Choosing your coffin hopelessly before seeing a doctor: A policy response to mitigate the sales of caskets in front of public hospitals in Cameroon

Introduction

The tenacious sale of caskets in front of public hospitals such as the Regional Hospital Buea and Laquintinie Hospital Douala, is a call for concern. Hospitals are supposed to provide a healing environment that contributes to patients’ well-being and recovery. However, the sales of caskets at public hospital entrances have continued to induce anxiety, uncertainty and insecurity among patients and visitors. Apart from the impact the site of caskets of various sizes have on acute and critical patients, others with chronic illness, pregnant women and visitors suffering from necrophobia (an exaggerated fear of death) may avoid going for routine follow-up because of the unpleasant panic attack associated with seeing coffins. Therefore, this policy brief aims to analyse the implications of selling caskets at the entrance of a hospital, a place where people go to seek medical care during times of vulnerability and distress. The paper also proposed urgent policy recommendations to safeguard the emotional well-being of patients, their families, healthcare professionals, and the surrounding communities to foster a supportive and compassionate environment within and around the hospital.

I – The healing powers of the hospital environment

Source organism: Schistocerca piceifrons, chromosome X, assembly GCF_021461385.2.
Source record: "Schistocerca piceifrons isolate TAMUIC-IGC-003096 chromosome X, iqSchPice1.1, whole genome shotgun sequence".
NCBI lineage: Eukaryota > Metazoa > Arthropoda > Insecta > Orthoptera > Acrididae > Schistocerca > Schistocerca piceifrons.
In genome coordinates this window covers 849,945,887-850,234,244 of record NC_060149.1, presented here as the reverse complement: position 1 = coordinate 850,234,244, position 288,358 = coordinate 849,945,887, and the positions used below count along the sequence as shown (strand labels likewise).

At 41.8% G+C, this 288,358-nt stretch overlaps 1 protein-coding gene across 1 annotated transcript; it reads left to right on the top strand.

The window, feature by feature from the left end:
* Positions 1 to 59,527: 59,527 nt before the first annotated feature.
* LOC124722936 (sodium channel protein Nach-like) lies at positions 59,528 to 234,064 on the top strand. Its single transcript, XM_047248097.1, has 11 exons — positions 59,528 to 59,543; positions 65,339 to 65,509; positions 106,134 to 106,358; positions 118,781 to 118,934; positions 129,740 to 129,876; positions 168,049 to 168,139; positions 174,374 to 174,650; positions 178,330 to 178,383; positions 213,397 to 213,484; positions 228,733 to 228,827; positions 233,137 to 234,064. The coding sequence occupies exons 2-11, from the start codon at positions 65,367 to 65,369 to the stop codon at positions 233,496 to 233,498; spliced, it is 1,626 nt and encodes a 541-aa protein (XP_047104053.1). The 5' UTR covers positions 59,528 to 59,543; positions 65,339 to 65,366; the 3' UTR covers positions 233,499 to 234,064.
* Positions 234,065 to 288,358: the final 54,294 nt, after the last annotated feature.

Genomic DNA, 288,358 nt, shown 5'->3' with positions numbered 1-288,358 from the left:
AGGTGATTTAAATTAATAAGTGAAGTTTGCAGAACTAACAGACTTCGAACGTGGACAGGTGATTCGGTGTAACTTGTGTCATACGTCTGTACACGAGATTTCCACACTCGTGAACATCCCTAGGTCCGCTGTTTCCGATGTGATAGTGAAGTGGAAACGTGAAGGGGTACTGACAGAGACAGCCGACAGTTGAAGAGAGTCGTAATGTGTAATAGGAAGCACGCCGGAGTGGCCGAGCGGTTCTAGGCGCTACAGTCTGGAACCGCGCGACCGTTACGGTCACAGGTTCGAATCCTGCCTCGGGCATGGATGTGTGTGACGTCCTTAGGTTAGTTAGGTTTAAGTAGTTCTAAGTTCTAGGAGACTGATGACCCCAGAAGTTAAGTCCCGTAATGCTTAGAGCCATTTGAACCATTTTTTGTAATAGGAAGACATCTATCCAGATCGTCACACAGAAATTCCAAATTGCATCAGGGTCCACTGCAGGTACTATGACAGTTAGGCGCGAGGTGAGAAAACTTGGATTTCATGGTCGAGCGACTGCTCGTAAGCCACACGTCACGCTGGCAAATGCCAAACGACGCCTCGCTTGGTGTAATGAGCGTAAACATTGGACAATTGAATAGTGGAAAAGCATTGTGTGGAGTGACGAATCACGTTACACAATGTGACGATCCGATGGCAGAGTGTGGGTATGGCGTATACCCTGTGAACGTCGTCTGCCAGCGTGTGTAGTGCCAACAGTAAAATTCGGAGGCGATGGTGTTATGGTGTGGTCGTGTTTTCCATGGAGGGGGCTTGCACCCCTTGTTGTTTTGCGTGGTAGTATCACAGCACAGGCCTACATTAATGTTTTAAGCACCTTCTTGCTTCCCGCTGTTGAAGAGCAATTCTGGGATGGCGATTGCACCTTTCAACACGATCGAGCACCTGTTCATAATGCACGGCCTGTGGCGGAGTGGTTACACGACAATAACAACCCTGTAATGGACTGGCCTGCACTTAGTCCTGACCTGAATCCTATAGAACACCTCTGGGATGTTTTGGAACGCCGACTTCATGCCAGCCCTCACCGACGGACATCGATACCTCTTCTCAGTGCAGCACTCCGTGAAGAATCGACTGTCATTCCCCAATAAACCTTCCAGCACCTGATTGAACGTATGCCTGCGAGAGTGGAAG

The hospital environment has a nurturing and therapeutic effect, including promoting faster healing for patients and improving the well-being of their families, as well as creating a pleasant, comfortable and safe work environment for staff. The physical environment within and around a hospital significantly affects patients’ comfort and recovery. The World Health Organization defines health is a state of complete physical, mental and social well-being and not merely the absence of disease or infirmity[1]. One of the most critical components of this definition is that mental health is more than just the absence of mental disorders or disabilities but includes a range of socio-economic, biological and environmental factors. Thus, the promotion, protection and restoration of mental health, including the impact of environmental factors, can be regarded as a vital concern of individuals, communities and societies globally.